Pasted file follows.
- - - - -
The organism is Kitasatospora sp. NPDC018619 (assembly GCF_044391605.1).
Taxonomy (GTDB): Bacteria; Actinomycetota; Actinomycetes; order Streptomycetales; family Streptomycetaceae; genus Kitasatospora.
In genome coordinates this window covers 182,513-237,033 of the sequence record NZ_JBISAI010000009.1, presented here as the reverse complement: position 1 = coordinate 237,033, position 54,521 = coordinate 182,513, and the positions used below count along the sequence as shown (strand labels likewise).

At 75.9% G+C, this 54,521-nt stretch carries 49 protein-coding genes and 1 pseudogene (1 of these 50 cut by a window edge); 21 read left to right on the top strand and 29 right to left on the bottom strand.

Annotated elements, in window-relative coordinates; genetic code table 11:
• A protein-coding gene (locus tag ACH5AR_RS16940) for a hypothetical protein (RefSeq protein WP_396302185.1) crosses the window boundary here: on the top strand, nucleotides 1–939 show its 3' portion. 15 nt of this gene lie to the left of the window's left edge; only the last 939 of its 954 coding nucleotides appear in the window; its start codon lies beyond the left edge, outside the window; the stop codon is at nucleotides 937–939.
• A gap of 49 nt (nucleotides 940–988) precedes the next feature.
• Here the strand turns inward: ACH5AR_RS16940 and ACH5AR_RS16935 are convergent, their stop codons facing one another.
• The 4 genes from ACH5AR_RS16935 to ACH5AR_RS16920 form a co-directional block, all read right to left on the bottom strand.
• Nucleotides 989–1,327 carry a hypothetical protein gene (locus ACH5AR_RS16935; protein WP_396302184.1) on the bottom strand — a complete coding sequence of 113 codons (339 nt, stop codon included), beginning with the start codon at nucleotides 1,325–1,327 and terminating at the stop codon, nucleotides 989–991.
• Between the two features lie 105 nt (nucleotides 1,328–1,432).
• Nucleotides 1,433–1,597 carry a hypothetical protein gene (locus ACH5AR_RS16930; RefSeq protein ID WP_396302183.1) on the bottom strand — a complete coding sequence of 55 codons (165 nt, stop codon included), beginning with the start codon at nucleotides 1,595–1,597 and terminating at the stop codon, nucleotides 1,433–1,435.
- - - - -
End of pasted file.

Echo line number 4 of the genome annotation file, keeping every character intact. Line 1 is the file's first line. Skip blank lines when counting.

At 75.9% G+C, this 54,521-nt stretch carries 49 protein-coding genes and 1 pseudogene (1 of these 50 cut by a window edge); 21 read left to right on the top strand and 29 right to left on the bottom strand.